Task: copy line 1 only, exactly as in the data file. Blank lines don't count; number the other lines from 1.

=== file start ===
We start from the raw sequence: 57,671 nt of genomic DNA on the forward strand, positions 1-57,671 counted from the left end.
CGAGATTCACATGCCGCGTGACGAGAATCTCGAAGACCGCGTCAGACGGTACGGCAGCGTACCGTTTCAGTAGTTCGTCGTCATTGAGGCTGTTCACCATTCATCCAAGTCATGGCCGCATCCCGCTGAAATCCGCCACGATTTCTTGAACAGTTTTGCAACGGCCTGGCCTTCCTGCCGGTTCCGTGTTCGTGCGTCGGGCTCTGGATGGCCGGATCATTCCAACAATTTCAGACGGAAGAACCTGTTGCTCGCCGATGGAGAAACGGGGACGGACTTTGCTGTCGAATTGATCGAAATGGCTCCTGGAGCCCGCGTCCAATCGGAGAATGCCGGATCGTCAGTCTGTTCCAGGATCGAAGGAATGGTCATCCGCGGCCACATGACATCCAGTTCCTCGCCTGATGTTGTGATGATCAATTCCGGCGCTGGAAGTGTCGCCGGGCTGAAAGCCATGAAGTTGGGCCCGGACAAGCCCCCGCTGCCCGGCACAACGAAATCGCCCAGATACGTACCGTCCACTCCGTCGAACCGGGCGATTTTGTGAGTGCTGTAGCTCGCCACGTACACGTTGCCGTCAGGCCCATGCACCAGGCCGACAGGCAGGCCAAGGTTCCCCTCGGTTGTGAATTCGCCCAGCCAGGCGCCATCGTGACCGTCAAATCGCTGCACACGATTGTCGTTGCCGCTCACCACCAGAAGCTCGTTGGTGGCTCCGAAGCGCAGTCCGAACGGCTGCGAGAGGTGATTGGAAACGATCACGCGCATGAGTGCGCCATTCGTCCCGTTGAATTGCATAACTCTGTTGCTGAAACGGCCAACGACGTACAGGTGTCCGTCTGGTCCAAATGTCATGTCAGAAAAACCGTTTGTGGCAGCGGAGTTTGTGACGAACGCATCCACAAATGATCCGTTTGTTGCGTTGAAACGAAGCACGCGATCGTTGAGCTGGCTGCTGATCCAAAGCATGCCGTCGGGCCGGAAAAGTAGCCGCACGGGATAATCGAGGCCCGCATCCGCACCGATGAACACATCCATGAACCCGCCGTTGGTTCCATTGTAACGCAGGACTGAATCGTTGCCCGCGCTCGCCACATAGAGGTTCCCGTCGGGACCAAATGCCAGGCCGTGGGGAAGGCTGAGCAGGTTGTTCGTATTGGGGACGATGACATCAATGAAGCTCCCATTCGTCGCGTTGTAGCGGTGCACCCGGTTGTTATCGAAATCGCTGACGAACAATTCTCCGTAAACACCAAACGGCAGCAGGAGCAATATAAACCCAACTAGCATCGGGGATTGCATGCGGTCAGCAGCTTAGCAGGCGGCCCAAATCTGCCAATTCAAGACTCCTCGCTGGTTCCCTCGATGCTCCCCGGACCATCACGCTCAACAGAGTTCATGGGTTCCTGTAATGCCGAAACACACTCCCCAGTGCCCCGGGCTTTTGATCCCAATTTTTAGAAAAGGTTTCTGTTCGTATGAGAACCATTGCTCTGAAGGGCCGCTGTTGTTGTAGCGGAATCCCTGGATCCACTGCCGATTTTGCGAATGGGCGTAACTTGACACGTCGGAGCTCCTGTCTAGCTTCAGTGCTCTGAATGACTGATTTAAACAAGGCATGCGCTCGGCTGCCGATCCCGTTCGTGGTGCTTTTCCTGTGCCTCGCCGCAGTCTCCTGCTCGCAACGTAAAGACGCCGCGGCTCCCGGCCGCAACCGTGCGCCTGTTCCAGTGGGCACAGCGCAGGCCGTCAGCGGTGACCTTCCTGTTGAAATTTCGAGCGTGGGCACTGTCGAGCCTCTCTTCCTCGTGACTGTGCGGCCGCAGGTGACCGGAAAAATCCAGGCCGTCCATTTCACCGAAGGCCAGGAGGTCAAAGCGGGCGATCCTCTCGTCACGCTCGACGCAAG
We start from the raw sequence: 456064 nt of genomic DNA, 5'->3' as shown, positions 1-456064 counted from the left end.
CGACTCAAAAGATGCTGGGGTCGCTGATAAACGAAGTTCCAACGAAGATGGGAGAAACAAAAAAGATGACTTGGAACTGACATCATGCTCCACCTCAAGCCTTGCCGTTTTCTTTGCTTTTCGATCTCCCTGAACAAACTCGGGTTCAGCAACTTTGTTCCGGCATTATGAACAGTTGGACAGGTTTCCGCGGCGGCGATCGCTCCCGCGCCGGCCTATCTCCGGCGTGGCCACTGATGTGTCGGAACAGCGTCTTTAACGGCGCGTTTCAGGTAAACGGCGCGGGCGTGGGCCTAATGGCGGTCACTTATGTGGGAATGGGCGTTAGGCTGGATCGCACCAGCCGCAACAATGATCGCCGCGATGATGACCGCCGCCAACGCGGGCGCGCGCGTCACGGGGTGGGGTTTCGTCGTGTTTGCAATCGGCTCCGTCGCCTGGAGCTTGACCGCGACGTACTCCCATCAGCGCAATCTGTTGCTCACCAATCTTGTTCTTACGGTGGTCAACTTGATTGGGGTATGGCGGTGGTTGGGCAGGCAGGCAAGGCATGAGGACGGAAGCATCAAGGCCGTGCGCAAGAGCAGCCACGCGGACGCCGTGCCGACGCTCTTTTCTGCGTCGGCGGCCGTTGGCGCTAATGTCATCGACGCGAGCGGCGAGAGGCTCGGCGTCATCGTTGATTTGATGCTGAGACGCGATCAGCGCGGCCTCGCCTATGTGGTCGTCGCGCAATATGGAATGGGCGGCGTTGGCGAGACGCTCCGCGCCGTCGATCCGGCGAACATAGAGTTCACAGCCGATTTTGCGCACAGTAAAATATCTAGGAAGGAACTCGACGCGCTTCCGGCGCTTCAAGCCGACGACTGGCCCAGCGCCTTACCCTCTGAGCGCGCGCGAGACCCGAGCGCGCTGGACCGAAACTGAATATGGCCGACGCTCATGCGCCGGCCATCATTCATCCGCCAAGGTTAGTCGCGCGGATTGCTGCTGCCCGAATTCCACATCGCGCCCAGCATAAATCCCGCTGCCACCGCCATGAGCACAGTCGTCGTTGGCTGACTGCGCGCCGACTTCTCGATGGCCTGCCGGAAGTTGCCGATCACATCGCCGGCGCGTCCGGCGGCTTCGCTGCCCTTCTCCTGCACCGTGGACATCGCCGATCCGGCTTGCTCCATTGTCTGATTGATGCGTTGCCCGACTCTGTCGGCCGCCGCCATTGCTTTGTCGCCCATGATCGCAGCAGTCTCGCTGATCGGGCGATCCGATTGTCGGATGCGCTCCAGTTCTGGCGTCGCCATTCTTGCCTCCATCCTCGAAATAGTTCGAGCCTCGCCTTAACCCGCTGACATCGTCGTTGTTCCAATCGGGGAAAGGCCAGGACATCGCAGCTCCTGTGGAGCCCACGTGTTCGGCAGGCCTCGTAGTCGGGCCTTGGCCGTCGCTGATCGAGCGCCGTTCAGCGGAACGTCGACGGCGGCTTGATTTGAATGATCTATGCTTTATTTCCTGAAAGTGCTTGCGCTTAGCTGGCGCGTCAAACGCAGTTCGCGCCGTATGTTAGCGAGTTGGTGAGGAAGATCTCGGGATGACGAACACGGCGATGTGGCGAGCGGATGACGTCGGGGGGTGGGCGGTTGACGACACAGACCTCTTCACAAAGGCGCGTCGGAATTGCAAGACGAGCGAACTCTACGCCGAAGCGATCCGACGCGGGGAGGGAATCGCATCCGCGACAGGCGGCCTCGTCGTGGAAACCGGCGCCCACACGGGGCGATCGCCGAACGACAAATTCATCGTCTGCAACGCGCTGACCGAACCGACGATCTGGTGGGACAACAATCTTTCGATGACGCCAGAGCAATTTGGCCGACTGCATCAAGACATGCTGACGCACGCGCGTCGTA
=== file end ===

We start from the raw sequence: 57,671 nt of genomic DNA on the forward strand, positions 1-57,671 counted from the left end.